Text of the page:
Nike recently allowed retailers to advertise 25% discounts all year, a controversial move for a premium brand like Nike. While Nike is not legally allowed to dictate retailers' prices, they can still set rules for retailers' Nike promotion. And so, this move strongly suggests that Nike is losing pricing power.
Their main competitor, Adidas, is experiencing strong growth, and have had a number of successful product launches lately, such as their "athleisure" clothing line, where they basically created a new trend and made comfortable pre-game sportswear fashionable.
Analysts find Nike is falling behind, which the falling pricing power is attributed to. Without continuously setting new trends and improving their brand, the luxury of Nike will be hot air, and customers will move to Adidas' cheaper products.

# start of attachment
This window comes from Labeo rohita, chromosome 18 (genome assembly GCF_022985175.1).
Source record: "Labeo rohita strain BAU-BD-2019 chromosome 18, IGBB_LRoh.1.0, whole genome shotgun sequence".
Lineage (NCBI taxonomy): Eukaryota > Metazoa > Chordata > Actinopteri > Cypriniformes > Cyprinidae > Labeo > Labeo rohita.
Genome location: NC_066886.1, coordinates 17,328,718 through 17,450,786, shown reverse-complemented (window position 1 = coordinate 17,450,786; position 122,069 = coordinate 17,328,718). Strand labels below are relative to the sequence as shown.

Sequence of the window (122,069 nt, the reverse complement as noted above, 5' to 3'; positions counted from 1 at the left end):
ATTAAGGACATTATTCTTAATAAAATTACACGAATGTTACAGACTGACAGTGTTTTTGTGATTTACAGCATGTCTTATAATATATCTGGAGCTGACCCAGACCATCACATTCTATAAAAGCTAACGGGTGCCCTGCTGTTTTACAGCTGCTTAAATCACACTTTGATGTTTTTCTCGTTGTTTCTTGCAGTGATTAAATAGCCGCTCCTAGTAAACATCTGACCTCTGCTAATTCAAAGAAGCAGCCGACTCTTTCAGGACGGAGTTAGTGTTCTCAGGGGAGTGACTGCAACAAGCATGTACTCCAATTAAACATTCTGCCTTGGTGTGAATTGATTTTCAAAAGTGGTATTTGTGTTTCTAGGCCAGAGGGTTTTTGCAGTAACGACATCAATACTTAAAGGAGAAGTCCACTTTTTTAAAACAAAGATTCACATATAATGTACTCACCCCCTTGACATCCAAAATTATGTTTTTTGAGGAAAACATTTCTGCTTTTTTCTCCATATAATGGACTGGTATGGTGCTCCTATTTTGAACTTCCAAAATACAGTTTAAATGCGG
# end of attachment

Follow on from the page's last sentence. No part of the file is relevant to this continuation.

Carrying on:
That being said, Nike's brand lies in its price, and therefore, reducing the price to hold on to its market share is a poor choice. While the lower price level is currently disguised as discounts, year-round discounts will deplete the perception of value that customers get from a high price point. Eventually, customers will see through it and instead of perceiving a bargain, they're perceiving lower value.
However, Nike's reaction is very common. Lowering prices is very easy and has an immediate effect, which is desirable for managers whose salaries are often based on short-term performance. But it's also almost always the wrong thing to do.
What Nike, and other firms, should be doing is to identify attributes that customers truly value, and take this insight to Product Development. This enables them to develop products with sufficiently high willingness to pay and keep prices constant, instead of lowering them.